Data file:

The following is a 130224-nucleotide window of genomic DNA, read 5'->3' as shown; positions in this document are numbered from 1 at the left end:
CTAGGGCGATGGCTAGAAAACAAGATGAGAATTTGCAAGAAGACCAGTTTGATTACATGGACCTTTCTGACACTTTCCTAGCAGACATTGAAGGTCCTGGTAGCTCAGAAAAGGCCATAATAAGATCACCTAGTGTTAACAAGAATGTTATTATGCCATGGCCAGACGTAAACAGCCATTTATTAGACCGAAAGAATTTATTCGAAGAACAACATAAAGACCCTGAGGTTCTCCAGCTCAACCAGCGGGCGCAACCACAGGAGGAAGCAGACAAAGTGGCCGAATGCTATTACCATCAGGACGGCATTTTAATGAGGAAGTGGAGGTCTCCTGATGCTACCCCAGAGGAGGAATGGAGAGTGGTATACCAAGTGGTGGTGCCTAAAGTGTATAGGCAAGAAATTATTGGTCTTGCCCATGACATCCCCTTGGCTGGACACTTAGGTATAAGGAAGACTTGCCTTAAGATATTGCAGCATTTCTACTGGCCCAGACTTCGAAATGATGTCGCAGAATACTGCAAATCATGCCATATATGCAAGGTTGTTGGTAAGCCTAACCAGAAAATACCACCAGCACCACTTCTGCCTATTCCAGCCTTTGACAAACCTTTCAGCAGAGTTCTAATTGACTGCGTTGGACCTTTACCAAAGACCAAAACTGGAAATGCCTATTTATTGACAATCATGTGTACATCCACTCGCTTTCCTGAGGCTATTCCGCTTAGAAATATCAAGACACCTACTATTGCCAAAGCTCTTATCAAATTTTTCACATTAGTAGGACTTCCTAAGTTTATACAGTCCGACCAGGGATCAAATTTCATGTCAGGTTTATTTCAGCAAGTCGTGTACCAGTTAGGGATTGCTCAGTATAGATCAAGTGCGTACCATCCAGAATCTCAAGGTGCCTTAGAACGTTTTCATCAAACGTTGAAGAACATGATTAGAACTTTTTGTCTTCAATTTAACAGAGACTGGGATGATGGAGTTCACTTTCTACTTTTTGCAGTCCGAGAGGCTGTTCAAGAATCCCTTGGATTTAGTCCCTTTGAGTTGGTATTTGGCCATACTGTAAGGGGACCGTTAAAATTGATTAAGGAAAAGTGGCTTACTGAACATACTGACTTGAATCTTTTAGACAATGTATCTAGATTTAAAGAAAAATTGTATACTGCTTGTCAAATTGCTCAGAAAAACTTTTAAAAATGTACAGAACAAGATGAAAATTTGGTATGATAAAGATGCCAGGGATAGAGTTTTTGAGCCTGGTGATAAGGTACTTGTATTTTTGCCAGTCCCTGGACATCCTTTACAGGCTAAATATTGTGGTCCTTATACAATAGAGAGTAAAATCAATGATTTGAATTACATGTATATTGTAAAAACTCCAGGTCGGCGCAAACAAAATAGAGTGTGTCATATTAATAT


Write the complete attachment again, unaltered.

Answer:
The following is a 130224-nucleotide window of genomic DNA, read 5'->3' as shown; positions in this document are numbered from 1 at the left end:
CTAGGGCGATGGCTAGAAAACAAGATGAGAATTTGCAAGAAGACCAGTTTGATTACATGGACCTTTCTGACACTTTCCTAGCAGACATTGAAGGTCCTGGTAGCTCAGAAAAGGCCATAATAAGATCACCTAGTGTTAACAAGAATGTTATTATGCCATGGCCAGACGTAAACAGCCATTTATTAGACCGAAAGAATTTATTCGAAGAACAACATAAAGACCCTGAGGTTCTCCAGCTCAACCAGCGGGCGCAACCACAGGAGGAAGCAGACAAAGTGGCCGAATGCTATTACCATCAGGACGGCATTTTAATGAGGAAGTGGAGGTCTCCTGATGCTACCCCAGAGGAGGAATGGAGAGTGGTATACCAAGTGGTGGTGCCTAAAGTGTATAGGCAAGAAATTATTGGTCTTGCCCATGACATCCCCTTGGCTGGACACTTAGGTATAAGGAAGACTTGCCTTAAGATATTGCAGCATTTCTACTGGCCCAGACTTCGAAATGATGTCGCAGAATACTGCAAATCATGCCATATATGCAAGGTTGTTGGTAAGCCTAACCAGAAAATACCACCAGCACCACTTCTGCCTATTCCAGCCTTTGACAAACCTTTCAGCAGAGTTCTAATTGACTGCGTTGGACCTTTACCAAAGACCAAAACTGGAAATGCCTATTTATTGACAATCATGTGTACATCCACTCGCTTTCCTGAGGCTATTCCGCTTAGAAATATCAAGACACCTACTATTGCCAAAGCTCTTATCAAATTTTTCACATTAGTAGGACTTCCTAAGTTTATACAGTCCGACCAGGGATCAAATTTCATGTCAGGTTTATTTCAGCAAGTCGTGTACCAGTTAGGGATTGCTCAGTATAGATCAAGTGCGTACCATCCAGAATCTCAAGGTGCCTTAGAACGTTTTCATCAAACGTTGAAGAACATGATTAGAACTTTTTGTCTTCAATTTAACAGAGACTGGGATGATGGAGTTCACTTTCTACTTTTTGCAGTCCGAGAGGCTGTTCAAGAATCCCTTGGATTTAGTCCCTTTGAGTTGGTATTTGGCCATACTGTAAGGGGACCGTTAAAATTGATTAAGGAAAAGTGGCTTACTGAACATACTGACTTGAATCTTTTAGACAATGTATCTAGATTTAAAGAAAAATTGTATACTGCTTGTCAAATTGCTCAGAAAAACTTTTAAAAATGTACAGAACAAGATGAAAATTTGGTATGATAAAGATGCCAGGGATAGAGTTTTTGAGCCTGGTGATAAGGTACTTGTATTTTTGCCAGTCCCTGGACATCCTTTACAGGCTAAATATTGTGGTCCTTATACAATAGAGAGTAAAATCAATGATTTGAATTACATGTATATTGTAAAAACTCCAGGTCGGCGCAAACAAAATAGAGTGTGTCATATTAATAT